The following is an excerpt from the first quarter 2023 Philatelic Literature Review (PLR). To read the full article, including an update about the library's digitization project and donation policy, subscribe to the PLR today!
Back on December 8 and 9, the Smithsonia National Postal Museum (NPM) in Washington, D.C. played host to the 12th Winton M. Blount Postal History Symposium. Co-sponsored by the NPM, the American Philatelic Society and the American Philatelic Research Library, the symposium since 2006 has been a biennial event alternatively hosted at the NPM and the American Philatelic Center.
The symposium provides a unique forum for philatelists, academic scholars, postal historians, and the interested public to discuss and present research that integrates philately into the broader context of world history.
The theme for the 2022 event was “Political Systems, Postal Administrations, and the Mail.” It focused on how countries around the world, postal administrations and their missions, practices, and regulations serve as reflections and agents of state goals and ideals.
In order to further delineate specific areas of research, the symposium was divided into five distinct sessions: “The Varying Purposes of Stamp Messaging,” “Postal Networks and the Flow of Information,” “The Postal Service in American Life,” “Regimes in Flux: Their Impact on Postal Operations and Stamp Design,” and “Stamp Iconography in Fascist Regimes.”
Alison Bazylinski makes her presentation at the symposium.
The 2022 symposium marked a first for the event in that it was both an in-person and virtual symposium with some attendees and presenters participating in-person at the NPM and others accessing sessions and presenting online. Following each session, speakers answered questions from attendees both on-site and online.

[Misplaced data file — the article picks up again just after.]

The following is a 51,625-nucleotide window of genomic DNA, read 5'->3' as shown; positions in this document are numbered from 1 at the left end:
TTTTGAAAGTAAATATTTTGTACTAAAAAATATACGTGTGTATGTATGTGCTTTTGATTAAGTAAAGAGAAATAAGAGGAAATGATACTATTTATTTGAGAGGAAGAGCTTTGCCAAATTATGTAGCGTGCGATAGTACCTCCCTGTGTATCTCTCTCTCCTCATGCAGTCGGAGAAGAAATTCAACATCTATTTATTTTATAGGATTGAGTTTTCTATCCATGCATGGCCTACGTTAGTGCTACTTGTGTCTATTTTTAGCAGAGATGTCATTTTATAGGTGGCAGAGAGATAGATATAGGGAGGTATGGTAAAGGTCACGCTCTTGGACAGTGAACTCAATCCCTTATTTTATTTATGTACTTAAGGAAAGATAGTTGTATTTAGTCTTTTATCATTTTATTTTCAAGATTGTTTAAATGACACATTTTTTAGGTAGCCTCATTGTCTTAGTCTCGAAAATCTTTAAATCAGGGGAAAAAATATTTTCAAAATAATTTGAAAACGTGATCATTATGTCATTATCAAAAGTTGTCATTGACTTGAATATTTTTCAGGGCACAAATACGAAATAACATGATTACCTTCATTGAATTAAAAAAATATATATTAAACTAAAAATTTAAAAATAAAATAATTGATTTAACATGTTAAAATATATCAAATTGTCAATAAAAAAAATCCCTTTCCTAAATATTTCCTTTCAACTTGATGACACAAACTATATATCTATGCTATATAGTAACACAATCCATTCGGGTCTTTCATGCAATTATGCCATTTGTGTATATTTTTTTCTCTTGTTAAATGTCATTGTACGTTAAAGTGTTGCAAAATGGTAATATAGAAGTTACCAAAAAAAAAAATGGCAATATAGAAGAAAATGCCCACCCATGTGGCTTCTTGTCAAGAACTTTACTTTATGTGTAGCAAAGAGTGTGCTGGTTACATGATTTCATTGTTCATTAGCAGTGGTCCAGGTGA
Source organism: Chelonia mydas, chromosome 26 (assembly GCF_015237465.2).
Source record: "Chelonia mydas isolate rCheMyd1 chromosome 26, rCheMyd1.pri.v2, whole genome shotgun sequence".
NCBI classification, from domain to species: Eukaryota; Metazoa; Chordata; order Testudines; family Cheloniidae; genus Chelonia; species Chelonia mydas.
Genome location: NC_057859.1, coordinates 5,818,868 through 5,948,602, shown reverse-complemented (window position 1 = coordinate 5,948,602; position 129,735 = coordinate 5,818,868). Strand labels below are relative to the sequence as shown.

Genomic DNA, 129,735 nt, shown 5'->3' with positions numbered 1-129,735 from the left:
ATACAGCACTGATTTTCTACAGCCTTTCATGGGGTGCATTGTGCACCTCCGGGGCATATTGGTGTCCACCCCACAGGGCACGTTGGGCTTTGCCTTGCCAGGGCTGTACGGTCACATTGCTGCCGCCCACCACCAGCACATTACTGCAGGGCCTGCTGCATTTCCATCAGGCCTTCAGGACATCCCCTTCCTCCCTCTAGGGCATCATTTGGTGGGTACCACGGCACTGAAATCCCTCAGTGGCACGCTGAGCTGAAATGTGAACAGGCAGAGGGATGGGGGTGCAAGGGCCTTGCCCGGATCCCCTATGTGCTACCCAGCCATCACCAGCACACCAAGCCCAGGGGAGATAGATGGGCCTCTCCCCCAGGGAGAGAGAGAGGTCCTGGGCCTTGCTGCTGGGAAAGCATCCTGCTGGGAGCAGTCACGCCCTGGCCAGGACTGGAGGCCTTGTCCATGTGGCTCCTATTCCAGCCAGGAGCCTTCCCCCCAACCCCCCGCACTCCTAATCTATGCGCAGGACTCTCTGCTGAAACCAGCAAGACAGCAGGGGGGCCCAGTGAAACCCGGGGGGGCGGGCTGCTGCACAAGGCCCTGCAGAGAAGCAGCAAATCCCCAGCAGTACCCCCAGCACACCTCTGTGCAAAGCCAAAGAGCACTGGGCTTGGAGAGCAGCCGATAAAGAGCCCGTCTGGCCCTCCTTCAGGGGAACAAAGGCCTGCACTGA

The symposium started with a session of three speakers that explored stamp messaging as depicted on the stamps of the Soviet Union during World War II, the United States during the space race and space exploration thereafter, and finally, the 2014 Crimea issues of Russia.
The next session included presentations from two presenters joining the symposium remotely that dealt with postal administrations and the politics of mail delivery from the perspective of 19th century Brazil and the transoceanic postal communications between Europe and the Caribbean from the 17th to 19th centuries.
The first day of the symposium concluded with a session involving presentations that dealt with some of the unique aspects of postal service in America, specifically the history of Sunday mail, the National Association of Letter Carriers Ladies’ Auxiliary, and how the dramatic increase in mail volume from its inception to today has changed the postal service from a public good to a more privatized company.
Day Two of the biennial research event brought with it an examination of the effect that periods of crisis and conflict have on a nation’s postal administration. This session featured presentations regarding Finland from the late 1800s to the early 1900s, followed by a study of Vietnam during the Vietnam War.
The second day and the symposium concluded with three speakers in the fifth and final session in which papers dealing with fascist governments and their impact on postal administrations were presented. Studies focusing on Mussolini’s Italy from 1922-1941, Germany during the Nazi regime, and Spain during Franco’s reign were each examined.
In all, during the two days and five sessions of the symposium, 13 presentations were given by 15 speakers. The research event was well attended both at the NPM and online.
If you are interested in reading the biographies of the presenters and the abstracts of their papers as well as viewing the presentations, all are available on the library’s Postal History Symposium page on the APS website (https://stamps.org/postal-history-symposium).
We’re looking toward the future of the Postal History Symposium when the research event will be hosted in 2024 by the APS and APRL. The theme will concern the Universal Postal Union whose 150th anniversary will be commemorated that year. For more information regarding the 2024 PHS, be sure to check the aforementioned symposium page of the APS website.